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Train Without Pain: Avoid These Common Running Injuries - Antsy Labs

Train Without Pain: Avoid These Common Running Injuries

Pushing yourself past the 5k to a new race distance this year? You’re not alone! Millions of runners will be signing up for races this year as they test their limits and go beyond the 5k to the 10k, half-marathon, and marathon distances.

(Of course, there are ultramarathons, too, but those people are insane in the best kind of way.)

Setting a new goal race for yourself can be a great way to motivate your training, stay in shape, and even justify a vacation. Some of my personal favorite trips have been centered around trail runs in the Vegas desert, North Carolina woods, and Northern California hills.


You’ll earn these IRLAs when you cross certain finish lines, each race bringing you a step closer to where you want to be. But the more finish lines you cross, the more you’ll see how running goes well beyond racing. Some days are race days, but every day can be a run day.

So what are you waiting for? Let’s lace-up and let loose.

Whether we actually get to the starting line of our new, longer race, though, can be another story.

When you trained for a 5k race, your longest training runs might have been about an hour. If you’re now aiming for a half-marathon, you could be running up to two hours straight. For a marathon, that might even creep up to three or three and a half hours.

With shorter distances, we don’t always notice our little pains and problems. The way our shoes or socks fit, for example, might be easy to ignore for 20-30 minutes. Our running form might not cause us discomfort when we’re training twice a week. Our skipped warm-up routine might not have a noticeable impact when we’re running 10 miles a week.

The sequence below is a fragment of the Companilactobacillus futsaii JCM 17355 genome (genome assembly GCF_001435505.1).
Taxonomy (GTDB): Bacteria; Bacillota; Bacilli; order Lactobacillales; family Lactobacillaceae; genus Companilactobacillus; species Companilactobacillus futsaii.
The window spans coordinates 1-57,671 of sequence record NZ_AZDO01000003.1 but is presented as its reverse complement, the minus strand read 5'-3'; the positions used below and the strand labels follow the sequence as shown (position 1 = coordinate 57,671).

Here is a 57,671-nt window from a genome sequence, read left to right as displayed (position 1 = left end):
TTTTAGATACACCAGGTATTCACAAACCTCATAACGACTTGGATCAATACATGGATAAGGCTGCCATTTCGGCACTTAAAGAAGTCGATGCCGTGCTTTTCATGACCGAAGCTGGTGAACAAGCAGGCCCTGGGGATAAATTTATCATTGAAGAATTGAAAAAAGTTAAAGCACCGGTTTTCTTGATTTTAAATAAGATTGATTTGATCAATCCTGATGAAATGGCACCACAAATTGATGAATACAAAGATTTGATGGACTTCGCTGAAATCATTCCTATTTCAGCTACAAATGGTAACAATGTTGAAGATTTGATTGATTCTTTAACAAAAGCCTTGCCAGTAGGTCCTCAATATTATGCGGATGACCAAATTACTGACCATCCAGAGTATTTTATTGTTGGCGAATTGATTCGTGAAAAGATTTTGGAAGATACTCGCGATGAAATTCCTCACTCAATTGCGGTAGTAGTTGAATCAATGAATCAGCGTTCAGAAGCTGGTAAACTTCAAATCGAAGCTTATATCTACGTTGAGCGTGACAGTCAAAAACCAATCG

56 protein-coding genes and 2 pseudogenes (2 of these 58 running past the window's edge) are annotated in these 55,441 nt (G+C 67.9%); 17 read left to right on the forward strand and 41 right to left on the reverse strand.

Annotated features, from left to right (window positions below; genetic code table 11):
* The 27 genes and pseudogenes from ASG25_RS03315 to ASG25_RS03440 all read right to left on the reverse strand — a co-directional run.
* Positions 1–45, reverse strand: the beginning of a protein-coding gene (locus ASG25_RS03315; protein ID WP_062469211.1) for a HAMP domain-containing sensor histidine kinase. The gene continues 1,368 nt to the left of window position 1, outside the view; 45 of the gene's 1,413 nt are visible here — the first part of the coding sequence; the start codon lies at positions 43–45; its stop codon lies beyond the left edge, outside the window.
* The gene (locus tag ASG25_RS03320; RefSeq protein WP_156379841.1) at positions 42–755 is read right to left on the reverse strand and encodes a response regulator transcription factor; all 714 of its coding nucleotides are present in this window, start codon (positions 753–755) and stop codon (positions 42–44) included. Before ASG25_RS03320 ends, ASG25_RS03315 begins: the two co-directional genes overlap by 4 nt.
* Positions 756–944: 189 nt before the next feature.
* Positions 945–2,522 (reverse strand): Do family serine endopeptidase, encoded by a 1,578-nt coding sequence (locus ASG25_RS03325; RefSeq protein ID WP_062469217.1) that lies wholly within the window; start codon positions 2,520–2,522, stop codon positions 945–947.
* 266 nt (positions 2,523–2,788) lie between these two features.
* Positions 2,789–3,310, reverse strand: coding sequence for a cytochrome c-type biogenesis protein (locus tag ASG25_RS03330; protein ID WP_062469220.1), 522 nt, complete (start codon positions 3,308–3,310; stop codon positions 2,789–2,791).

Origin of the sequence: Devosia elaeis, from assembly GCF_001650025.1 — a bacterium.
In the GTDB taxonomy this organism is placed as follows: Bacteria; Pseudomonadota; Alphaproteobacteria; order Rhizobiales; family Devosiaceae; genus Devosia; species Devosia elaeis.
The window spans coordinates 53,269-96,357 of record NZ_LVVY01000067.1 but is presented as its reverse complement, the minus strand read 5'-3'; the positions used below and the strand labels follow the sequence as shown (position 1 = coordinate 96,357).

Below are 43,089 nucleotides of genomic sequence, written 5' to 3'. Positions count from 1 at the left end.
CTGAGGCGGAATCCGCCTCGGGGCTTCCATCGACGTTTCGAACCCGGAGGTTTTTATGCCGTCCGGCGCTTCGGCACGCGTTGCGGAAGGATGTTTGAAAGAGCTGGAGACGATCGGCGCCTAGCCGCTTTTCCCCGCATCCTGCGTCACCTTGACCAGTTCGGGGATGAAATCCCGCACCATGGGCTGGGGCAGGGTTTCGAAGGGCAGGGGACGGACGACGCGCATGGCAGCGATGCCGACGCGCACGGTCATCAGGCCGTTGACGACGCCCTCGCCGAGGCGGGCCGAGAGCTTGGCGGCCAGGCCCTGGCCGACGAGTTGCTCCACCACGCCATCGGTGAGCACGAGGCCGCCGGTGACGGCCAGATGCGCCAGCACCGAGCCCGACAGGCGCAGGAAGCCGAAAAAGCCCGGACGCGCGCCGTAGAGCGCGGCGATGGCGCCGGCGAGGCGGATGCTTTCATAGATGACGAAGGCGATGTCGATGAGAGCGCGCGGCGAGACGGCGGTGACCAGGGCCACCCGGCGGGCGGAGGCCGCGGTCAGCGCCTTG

Now that you’re running longer, you could be at a higher risk for some common running injuries. Yet the rewards of those runs (your goals! your health! your vacation!) are well worth it. 

That’s why today we’re going to look at some of the common causes for running injuries, how to identify those injuries, and the best ways to recover so you can have your most enjoyable running year yet!

Common Causes For Running Injuries

The most common cause for running injuries? Running.

Sadly, running injuries do all have running at their root. The more we run, the more we put stress, impact, and overexertion on the table. Issues we may not have noticed before become more exposed the more time we spend on our feet.

Before we get into the specific types of running injuries, let’s get clear on a few common causes for running injuries that can result in a variety of pains.

  • Increasing training intensity too quickly - Your body needs time to adapt to more mileage. When you increase their training intensity too quickly, that’s extra stress on the bones and muscles that can lead to pain. As a rule of thumb, Runners World suggests a 10-15% weekly increase in total mileage.

  • Poor running form - If you favor one side of your body over another, are compensating for pain in one area,  or have an imbalance in your stride, an increase in training can make those issues more pronounced.